Dirty Laundry – Greenpeace challenge to sportswear giants

Greenpeace challenges Nike & Adidas to commit to a Toxic Free Future. Greenpeace have accused our biggest sportswear brands with working with manufacturing companies in China who are threatening health and ecosystems with the release of chemicals from their factories.

Greenpeace have been investigating the issue of toxic water pollution by the textile industry in China. The ‘Dirty Laundry’ investigations focus on facilities run by the Chinese Youngor Group that were found to be discharging a range of hazardous and persistent chemicals into rivers. The results point to a much wider problem that threatens both our ecosystems and human health.

This may not be that surprising; but with our Western championing of all things sustainable and environmental, it may be more surprising that some of our major sportswear brands have not cleaned up their acts, and are still dealing with the companies involved. During their investigation, Greenpeace found commercial links between offending manufacturers and adidas and Nike amongst others who – while they may not be paying for the processes that are discharging the chemicals – are still working with the company that does the deed.

So what is Greenpeace’s challenge to the big brands? To become champions for a toxic free future by putting policies in place to eliminate all releases of hazardous chemicals from their supply chains and their products.

As brand owners, Nike and adidas are in the best position to influence these environmental impacts and to work together with their suppliers to eliminate the releases of all hazardous chemicals from the production process and their products. But as consumers, we are in the best position to put the pressure on.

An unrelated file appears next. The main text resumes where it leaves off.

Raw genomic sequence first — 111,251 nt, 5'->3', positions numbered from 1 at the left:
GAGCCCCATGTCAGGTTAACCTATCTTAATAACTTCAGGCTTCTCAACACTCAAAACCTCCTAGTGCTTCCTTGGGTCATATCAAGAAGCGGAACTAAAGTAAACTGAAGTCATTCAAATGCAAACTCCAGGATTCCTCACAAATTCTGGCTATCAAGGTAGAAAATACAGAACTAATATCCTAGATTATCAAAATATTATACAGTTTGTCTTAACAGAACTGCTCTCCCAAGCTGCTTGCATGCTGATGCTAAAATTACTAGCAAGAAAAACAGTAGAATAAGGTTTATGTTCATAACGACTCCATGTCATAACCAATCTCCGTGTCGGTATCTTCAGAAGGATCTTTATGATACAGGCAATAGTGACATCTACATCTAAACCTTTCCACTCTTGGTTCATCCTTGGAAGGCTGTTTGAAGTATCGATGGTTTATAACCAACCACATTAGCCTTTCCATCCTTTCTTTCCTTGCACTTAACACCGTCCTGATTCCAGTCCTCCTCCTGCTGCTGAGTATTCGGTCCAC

As part of the Greenpeace “Detox” challenge, on 23 July, more than 600 people joined Greenpeace activists outside Nike and adidas stores in 10 countries to set the record for the world’s largest simultaneous striptease. Meanwhile thousands of people have added their names to an online petition that challenges the CEOs of Nike and adidas to use their power and influence to tackle the urgent issue of toxic water pollution and convert their words into actions.

“When you strip back all the marketing hype, the naked truth is revealed – adidas and Nike are playing on the same team as toxic polluters”, said Martin Hojsik, Greenpeace Toxic Water Campaign Coordinator. “The striptease tells clothing companies that people around the world want them to team up with their suppliers and Detox – why don’t Adidas and Nike show us something in return?”

Puma, the world’s third-largest sportswear brand, has very quickly responded to the challenge to ‘detox’, by publicly committing to the elimination of all releases of hazardous chemicals from its entire product lifecycle, and across its global supply chain by 2020, putting it firmly ahead in the race for a toxic-free future. So it will be interesting to see if we get a similar response from Nike and adidas in the next couple of weeks.

“As industry frontrunners, major sportswear brands have a responsibility to show leadership and clean up their acts. adidas and Nike talk a good game, but they must show some real champion pedigree on the field and lead the textile industry towards a world free from toxic water pollution. The ball is now in their court”, concluded Hojsik.

To read the full Greenpeace ‘Dirty Laundry’ report, see www.greenpeace.org/dirtylaundry
To sign the Greenpeace petition, go to www.greenpeace.org/detox


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